The Banshees of Inisherin: When Friends Fall Out Of Love


The Banshees of Inisherin: When Friends Fall Out Of Love

A part of growing up is realizing you grow apart from people you thought were going to be with you forever. But just like that sweater you got ten years, it’s hard to let go of the rope holding you together. You tell yourself the friction burn is worth it because losing this “forever” person is going to hurt even more. And yes, society has books and songs, and films to help us through the melancholy of it all. However, these pieces mostly center on romantic fallouts, which is ironic, considering almost everyone has fallen out with a friend compared to the quota of romantic break-ups.

The critically acclaimed 2022 film The Banshees of Inisherin, however, comes close. The two main characters, Colm and Pádraic are best of friends from what we can deduce from the first couple of scenes. However, a day comes when Colm decides to end the friendship out of the blue, with no explanation whatsoever. That sharpness that comes with your friend snatching the rug from right under you cuts too deep. One moment you’re sharing bottles of wine while playing poker, and the next thing you know is you haven’t seen them in over a year. Like Pádraic, I would have appreciated a heads up that the friendship was over and there would be no more sharing of pints. But most of the time, you’re driving smoothly and all of a sudden there’s a humongous pothole, big enough to swallow all the memories you two had together.

In a friendship fallout, communication is crucial because it makes the unfriended party feel a semblance of closure. And the lack of it leads them into the deep hole of self-questioning. Pádraic is very confused at first because he doesn’t know what or if he did wrong. He keeps on repeating this same thought to everyone who asks about the recent altercation. Remember, they technically owe nothing to you but as a decent human beings, they should be able to tell you something or anything. It can be disorienting to ask so many questions. Like, was this brewing underneath for months? Were they ever really good people? Does my absence make no difference or even worse, does it make it better for them?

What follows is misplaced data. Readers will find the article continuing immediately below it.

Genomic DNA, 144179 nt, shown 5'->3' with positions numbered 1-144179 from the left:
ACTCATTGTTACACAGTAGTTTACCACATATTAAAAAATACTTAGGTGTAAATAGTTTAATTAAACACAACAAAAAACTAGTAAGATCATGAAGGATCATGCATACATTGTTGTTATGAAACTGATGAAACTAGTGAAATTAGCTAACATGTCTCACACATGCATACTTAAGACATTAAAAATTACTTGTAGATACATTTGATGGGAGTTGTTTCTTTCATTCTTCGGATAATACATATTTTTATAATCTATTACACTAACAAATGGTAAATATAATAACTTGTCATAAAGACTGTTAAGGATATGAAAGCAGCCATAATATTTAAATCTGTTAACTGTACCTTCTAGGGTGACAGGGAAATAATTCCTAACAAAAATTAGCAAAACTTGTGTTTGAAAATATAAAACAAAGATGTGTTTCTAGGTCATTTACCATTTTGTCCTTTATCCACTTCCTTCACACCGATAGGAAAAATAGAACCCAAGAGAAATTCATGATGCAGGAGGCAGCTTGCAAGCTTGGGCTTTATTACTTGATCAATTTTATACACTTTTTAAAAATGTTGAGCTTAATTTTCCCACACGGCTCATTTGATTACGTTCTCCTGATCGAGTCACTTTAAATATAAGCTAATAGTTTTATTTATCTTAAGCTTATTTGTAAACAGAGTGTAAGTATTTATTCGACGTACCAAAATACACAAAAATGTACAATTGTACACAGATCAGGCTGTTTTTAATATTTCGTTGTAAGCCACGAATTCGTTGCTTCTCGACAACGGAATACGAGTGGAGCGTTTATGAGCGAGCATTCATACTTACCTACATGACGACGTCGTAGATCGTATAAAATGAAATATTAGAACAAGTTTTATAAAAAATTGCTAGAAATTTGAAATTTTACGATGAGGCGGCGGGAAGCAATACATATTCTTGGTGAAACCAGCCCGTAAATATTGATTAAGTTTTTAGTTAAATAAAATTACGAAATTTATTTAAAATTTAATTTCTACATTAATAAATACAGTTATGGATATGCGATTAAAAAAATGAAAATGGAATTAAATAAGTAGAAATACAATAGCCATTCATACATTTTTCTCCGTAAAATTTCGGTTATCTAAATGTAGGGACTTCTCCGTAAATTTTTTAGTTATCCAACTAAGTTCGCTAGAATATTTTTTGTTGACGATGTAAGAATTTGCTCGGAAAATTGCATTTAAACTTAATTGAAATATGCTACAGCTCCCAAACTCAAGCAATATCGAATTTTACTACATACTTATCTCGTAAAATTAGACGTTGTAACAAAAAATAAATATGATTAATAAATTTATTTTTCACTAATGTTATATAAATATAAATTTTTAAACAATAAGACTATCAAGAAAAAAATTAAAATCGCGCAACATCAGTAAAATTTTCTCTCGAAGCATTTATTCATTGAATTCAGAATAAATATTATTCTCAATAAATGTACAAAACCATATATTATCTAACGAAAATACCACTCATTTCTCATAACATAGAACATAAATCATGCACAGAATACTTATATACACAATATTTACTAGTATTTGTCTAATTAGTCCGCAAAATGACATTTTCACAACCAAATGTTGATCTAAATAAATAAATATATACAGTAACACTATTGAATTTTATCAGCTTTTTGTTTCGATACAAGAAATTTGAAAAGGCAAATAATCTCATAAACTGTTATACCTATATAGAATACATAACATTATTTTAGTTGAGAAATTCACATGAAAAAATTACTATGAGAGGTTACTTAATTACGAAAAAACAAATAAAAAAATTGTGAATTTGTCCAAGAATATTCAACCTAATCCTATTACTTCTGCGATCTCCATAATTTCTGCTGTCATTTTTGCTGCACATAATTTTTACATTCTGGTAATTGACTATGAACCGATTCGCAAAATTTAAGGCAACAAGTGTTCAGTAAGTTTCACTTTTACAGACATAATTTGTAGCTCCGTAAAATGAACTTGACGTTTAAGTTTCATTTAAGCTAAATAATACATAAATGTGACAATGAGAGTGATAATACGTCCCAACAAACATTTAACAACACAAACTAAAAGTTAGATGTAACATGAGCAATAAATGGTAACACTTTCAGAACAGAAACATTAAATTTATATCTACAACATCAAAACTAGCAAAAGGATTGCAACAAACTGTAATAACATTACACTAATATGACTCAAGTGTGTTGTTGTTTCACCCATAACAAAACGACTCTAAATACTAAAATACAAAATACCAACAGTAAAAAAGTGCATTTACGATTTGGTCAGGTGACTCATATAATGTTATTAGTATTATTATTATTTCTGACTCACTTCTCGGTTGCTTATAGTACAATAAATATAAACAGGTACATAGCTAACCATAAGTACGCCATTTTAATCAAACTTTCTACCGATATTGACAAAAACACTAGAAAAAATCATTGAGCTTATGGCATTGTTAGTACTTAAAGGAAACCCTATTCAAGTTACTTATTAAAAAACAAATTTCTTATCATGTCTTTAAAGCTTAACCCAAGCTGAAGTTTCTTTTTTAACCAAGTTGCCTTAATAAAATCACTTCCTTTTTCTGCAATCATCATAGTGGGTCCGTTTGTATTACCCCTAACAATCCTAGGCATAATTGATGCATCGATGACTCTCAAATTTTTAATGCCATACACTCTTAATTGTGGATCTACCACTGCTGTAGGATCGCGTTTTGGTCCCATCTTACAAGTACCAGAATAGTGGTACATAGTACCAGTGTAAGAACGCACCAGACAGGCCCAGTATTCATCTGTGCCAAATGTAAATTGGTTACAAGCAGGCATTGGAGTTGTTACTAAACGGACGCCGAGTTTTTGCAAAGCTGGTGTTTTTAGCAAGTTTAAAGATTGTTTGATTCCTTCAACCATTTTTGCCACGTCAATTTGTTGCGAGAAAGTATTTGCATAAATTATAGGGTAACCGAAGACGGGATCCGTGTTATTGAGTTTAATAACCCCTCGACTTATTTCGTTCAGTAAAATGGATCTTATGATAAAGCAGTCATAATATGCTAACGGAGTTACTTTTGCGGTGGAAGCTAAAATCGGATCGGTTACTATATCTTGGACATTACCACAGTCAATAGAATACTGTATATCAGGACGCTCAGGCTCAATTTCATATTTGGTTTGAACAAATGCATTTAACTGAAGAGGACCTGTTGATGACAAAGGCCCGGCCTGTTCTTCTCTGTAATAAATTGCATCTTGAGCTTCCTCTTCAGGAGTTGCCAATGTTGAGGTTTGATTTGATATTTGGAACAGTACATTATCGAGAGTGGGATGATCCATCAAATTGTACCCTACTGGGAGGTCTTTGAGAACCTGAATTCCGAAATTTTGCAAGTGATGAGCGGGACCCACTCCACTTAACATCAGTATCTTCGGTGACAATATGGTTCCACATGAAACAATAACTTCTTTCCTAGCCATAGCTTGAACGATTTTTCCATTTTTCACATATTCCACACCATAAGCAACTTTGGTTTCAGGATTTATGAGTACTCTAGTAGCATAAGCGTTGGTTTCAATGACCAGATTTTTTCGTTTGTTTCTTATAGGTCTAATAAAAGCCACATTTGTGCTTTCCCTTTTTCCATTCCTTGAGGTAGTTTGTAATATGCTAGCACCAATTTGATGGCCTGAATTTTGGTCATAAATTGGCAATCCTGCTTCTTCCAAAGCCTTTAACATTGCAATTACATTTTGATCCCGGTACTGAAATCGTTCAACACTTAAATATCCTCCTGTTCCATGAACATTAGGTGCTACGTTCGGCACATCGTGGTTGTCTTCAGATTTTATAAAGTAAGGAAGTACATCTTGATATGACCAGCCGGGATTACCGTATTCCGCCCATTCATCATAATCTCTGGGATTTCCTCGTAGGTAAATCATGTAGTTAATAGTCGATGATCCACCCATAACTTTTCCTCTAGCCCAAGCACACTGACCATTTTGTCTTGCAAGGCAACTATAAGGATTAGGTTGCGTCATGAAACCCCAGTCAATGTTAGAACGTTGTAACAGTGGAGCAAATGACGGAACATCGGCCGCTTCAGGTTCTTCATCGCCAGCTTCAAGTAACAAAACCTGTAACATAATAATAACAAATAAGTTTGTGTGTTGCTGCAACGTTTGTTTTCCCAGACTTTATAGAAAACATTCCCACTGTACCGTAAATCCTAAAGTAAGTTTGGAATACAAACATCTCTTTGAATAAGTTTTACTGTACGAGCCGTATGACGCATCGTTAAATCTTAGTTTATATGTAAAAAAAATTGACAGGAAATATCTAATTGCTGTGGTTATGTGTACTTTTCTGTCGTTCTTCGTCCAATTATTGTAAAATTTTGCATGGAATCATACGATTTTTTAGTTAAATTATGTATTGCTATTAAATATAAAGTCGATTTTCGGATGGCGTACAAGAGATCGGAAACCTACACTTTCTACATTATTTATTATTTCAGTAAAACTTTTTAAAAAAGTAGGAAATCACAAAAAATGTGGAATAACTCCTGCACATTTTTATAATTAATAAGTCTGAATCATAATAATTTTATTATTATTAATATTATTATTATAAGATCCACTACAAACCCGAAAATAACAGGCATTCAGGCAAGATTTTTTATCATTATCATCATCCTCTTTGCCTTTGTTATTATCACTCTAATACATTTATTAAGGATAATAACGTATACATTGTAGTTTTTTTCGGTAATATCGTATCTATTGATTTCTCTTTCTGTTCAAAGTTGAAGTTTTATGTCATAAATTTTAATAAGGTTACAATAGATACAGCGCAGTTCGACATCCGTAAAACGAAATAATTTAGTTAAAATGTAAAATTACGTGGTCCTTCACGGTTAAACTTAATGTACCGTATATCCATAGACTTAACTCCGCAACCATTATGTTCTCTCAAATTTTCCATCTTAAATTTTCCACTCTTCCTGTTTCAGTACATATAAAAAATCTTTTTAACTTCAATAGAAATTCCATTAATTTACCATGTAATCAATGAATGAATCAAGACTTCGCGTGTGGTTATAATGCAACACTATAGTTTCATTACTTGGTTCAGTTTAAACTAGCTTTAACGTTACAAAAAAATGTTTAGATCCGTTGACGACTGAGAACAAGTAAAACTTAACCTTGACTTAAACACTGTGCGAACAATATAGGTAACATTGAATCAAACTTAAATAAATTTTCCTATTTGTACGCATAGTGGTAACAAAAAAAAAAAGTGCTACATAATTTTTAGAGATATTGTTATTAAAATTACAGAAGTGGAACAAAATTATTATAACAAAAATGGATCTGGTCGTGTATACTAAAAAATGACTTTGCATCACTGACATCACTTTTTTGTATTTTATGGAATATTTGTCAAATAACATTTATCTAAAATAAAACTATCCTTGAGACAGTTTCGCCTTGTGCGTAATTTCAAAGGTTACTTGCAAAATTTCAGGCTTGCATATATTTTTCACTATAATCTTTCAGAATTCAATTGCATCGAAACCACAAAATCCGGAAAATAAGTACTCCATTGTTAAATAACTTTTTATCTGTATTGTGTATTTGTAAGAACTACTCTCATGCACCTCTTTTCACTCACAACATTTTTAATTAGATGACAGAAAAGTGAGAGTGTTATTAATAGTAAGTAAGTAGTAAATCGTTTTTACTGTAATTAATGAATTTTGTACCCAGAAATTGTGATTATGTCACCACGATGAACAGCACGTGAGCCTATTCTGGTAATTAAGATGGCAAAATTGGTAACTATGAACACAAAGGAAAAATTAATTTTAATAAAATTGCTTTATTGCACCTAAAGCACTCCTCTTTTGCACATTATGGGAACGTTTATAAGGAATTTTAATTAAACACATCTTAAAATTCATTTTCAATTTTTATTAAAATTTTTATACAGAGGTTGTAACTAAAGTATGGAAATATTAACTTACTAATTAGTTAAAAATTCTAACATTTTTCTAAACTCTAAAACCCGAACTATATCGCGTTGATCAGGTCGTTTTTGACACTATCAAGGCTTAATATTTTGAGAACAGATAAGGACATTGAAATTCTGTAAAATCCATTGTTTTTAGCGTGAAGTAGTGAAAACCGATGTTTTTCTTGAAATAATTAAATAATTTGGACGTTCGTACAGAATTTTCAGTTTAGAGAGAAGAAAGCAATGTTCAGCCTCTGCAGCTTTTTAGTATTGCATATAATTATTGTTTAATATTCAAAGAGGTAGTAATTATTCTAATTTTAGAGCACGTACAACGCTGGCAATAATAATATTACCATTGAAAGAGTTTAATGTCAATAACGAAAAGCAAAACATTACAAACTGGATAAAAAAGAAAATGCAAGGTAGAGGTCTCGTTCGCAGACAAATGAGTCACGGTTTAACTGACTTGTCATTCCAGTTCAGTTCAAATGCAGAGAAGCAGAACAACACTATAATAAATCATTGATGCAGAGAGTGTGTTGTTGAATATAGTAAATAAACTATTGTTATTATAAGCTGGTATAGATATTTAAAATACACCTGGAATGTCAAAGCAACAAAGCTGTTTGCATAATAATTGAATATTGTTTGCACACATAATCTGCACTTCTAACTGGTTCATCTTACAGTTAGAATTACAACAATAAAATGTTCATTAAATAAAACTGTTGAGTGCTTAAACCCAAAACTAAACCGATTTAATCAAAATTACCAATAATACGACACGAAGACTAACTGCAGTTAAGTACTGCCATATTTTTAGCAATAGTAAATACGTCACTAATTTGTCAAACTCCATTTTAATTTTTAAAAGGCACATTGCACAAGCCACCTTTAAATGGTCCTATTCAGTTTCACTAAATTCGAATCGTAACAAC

Some of us like Pádraic will choose to pursue the loose threads ourselves. Although, this violates the other person’s boundaries. It may seem childish or even extreme like Colm chopping his fingers off every time Pádraic tried to talk to him. However you feel, yes even when they self-mutilate, that person deserves respect in regards to their space. Perhaps, time will be the catalyst for a definitive exchange but in the newness of this fallout, it’s best to stay away.

Then comes the comparison, shortly after, you have the urge to check their socials and see how they’re doing. Did they get a baby? Or are they in the US now? They went vegan, huh? And you just don’t compare the material things that they possess, you even go as far as to ask yourself who these people around them are. Pádraic lies to one of Colm’s new friends – a fiddler from the mainland – that he got a telegram and should hurry home because his father was on the deathbed. I wouldn’t go that far but I see where he’s coming from. A drastic measure, we all agree, but seeing someone you’re still grieving chit-chatting merrily to another person could sting.

Even after a fall-out or even during, I’m very deliberate about still expressing love not only by reassuring them that I don’t want to blame them but also actively listening to them. This speeds up the resolution of the conflict, personally. And there are a few things in the film that emphasize this: Colm gets Pádraic onto his horse carriage after he’s been thrown violently to the ground by a policeman. We see it again when Padraic burns down Colm’s house only after ensuring Colm’s dog was safe.

Unfortunately, I’m not here to help with your fallout, because I’m still figuring it out. I’m just here to tell you when you look closely at grief, it’s just all the love you had ready to give which is now all in vain because as is said in the film “some things there’s no moving on from”. There is a chance you might go rogue like Padriac in his arson and make a fallout, a feud. But in this scenario, you not only lose a friend but gain an enemy and I can tell you, the world has enough of those.

The film is an essential body of work and it touches on a universal human experience that we need to talk about more frequently. But for now, my friends, lift ’em high and drain ’em dry, to the guy who says, “my turn to buy.”


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